Writer: Audry Olmsted, 575-921-4056, email@example.com
Students, faculty and staff gathered April 27 at a Research Rally to celebrate a New Mexico State University assistant professor whose work studying the effects of carbon dioxide in desert plants and soils has earned her a prestigious National Science Foundation grant.
Heather Throop, with the Department of Biology, and her team of researchers received $858,614 through the Faculty Early Career Development Grant for their work, "Soil Organic Carbon Dynamics in Response to Long-Term Ecological Changes in Drylands: An Integrated Program for Carbon Cycle Research and Enhancing Climate Change Literacy."
"This is a very prestigious award," said Vimal Chaitanya, NMSU's vice president for research. "It is given to a faculty member who has shown great promise in not only performing research, but also integrating research with education."
Rising atmospheric carbon dioxide concentration is one of the most critical issues faced by society today. The accurate prediction of future atmospheric carbon dioxide, hence future climate, requires a comprehensive understanding of the global carbon cycle.
Through this research and teaching program, Throop and her team are looking to enhance their understanding of the storage of carbon in dryland soils, and implement educational initiatives to enhance ecological and climate literacy in southern New Mexico.
"I'm really thrilled to be doing this work over the next five years, particularly with the opportunity to develop some collaborations within the university and externally - as well as providing some educational opportunities for elementary school (students) through graduate students," Throop said.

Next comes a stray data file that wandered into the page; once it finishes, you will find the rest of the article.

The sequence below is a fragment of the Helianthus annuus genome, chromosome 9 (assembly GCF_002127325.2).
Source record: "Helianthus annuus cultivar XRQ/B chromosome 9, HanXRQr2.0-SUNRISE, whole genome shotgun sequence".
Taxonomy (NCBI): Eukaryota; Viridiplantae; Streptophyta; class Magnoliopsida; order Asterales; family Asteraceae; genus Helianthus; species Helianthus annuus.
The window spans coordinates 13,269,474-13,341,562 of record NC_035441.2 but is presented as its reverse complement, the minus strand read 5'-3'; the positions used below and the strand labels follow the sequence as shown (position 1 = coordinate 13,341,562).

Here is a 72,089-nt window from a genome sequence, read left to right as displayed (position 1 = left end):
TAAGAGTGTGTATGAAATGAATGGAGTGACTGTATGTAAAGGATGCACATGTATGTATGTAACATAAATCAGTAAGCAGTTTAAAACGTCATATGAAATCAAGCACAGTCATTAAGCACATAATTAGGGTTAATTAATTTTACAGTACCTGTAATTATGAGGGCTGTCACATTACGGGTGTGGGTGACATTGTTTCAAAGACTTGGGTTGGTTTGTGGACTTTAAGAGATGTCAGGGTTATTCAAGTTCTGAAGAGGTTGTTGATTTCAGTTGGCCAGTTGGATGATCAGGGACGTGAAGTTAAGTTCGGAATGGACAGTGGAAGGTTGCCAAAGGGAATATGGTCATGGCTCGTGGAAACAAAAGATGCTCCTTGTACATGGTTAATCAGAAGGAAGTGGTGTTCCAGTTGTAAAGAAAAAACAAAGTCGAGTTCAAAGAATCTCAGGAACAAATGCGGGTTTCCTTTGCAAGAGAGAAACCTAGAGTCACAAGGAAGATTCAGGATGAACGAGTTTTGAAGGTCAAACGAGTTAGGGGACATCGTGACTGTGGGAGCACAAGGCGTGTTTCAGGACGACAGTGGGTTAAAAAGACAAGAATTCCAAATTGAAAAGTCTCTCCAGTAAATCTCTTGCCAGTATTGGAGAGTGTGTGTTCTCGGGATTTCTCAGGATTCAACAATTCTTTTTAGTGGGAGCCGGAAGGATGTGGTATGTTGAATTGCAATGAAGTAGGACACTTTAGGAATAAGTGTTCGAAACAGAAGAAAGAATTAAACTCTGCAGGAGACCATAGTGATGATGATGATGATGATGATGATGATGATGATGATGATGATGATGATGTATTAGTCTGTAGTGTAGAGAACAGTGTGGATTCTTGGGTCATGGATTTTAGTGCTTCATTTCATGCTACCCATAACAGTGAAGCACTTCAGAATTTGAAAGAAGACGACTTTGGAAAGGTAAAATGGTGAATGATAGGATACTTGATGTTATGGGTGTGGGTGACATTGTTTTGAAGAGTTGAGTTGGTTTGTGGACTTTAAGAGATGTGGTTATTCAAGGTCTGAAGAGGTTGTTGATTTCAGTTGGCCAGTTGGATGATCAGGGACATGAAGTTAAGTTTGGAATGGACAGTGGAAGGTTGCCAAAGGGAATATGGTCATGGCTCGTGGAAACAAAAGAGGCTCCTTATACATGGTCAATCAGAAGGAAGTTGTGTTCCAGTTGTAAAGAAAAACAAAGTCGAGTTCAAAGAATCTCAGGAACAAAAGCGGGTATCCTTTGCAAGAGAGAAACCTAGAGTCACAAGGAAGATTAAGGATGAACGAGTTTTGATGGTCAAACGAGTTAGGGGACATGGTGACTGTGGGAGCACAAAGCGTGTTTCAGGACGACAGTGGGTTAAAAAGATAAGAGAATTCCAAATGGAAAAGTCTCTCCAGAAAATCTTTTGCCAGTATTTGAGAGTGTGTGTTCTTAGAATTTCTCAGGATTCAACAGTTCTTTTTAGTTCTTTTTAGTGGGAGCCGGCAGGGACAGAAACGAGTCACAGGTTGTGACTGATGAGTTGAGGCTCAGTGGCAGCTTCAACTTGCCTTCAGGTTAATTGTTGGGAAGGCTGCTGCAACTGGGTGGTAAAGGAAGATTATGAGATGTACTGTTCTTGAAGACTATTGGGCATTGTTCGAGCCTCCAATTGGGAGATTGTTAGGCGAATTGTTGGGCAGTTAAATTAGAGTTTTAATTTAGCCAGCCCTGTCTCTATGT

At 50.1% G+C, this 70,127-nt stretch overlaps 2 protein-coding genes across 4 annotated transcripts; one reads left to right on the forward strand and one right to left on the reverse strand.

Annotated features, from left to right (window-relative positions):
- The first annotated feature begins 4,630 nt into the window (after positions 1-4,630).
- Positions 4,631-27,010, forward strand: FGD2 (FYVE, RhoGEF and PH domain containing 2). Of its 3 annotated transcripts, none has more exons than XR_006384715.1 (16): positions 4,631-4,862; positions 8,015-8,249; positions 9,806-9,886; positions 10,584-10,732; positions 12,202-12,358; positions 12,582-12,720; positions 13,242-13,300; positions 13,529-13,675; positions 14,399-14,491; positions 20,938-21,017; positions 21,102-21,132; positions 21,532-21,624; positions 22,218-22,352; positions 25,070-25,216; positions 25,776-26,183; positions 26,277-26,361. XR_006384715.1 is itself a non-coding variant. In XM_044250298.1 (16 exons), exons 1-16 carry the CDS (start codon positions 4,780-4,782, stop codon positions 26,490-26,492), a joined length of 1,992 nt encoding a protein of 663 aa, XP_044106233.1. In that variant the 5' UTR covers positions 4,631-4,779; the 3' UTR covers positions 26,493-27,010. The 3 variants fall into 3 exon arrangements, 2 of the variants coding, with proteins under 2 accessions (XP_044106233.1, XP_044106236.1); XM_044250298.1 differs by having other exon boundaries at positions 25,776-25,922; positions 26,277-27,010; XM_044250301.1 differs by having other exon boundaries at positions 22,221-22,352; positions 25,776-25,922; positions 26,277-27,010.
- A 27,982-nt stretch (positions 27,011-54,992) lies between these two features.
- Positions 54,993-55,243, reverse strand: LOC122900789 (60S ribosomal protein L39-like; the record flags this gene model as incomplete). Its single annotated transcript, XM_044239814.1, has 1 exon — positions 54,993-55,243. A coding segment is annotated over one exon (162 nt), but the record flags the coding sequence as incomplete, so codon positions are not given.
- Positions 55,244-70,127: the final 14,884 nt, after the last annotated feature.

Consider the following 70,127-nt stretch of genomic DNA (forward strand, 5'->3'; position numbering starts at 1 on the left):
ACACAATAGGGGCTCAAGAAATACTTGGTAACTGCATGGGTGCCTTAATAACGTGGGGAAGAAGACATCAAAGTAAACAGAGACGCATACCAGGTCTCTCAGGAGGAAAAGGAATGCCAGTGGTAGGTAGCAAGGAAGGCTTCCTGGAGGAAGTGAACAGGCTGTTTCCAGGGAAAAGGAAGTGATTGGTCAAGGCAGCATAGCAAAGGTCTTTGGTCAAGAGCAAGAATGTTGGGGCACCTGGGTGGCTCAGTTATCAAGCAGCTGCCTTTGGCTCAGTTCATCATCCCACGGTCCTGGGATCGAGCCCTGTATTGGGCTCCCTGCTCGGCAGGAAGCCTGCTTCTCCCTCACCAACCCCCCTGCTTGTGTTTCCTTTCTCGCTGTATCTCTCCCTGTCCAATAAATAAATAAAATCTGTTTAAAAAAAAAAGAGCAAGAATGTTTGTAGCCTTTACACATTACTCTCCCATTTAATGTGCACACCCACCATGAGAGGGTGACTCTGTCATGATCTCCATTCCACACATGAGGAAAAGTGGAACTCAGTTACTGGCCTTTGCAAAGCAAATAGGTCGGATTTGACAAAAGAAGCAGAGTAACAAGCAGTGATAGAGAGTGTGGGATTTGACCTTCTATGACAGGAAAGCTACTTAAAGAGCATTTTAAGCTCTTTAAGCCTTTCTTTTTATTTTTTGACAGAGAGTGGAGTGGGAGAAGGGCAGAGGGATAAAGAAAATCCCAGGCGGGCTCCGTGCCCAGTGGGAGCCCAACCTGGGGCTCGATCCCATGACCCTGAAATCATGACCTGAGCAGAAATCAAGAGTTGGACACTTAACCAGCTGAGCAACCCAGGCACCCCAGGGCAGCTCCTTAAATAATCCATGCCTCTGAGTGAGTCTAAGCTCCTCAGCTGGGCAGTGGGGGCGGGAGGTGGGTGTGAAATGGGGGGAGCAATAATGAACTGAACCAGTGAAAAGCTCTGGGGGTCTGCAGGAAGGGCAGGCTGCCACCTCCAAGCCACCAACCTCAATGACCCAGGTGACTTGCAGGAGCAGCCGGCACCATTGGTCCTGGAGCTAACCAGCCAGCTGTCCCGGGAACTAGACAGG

Educational outreach is an important component of this project. To help stimulate an interest in science, the departments of biology and education - as well as the local Asombro Institute for Science Education - are developing inquiry-based educational initiatives designed to enhance ecological and climate literacy in elementary-level students and teachers.
In part, this involves developing courses for teachers on innovative use of technology to more effectively engage students in ecology and climate science. The development of an elementary curriculum and field testing will provide science education support to local schools.
Barbara Couture, president of NMSU, said she was excited to recognize this achievement that has its eyes set on the future. From her years of experience in higher education, Couture said that even large research universities may go decades without receiving a faculty award of this caliber.
"This is a stellar achievement for New Mexico State University and I want to congratulate Dr. Throop on that accomplishment," she said.
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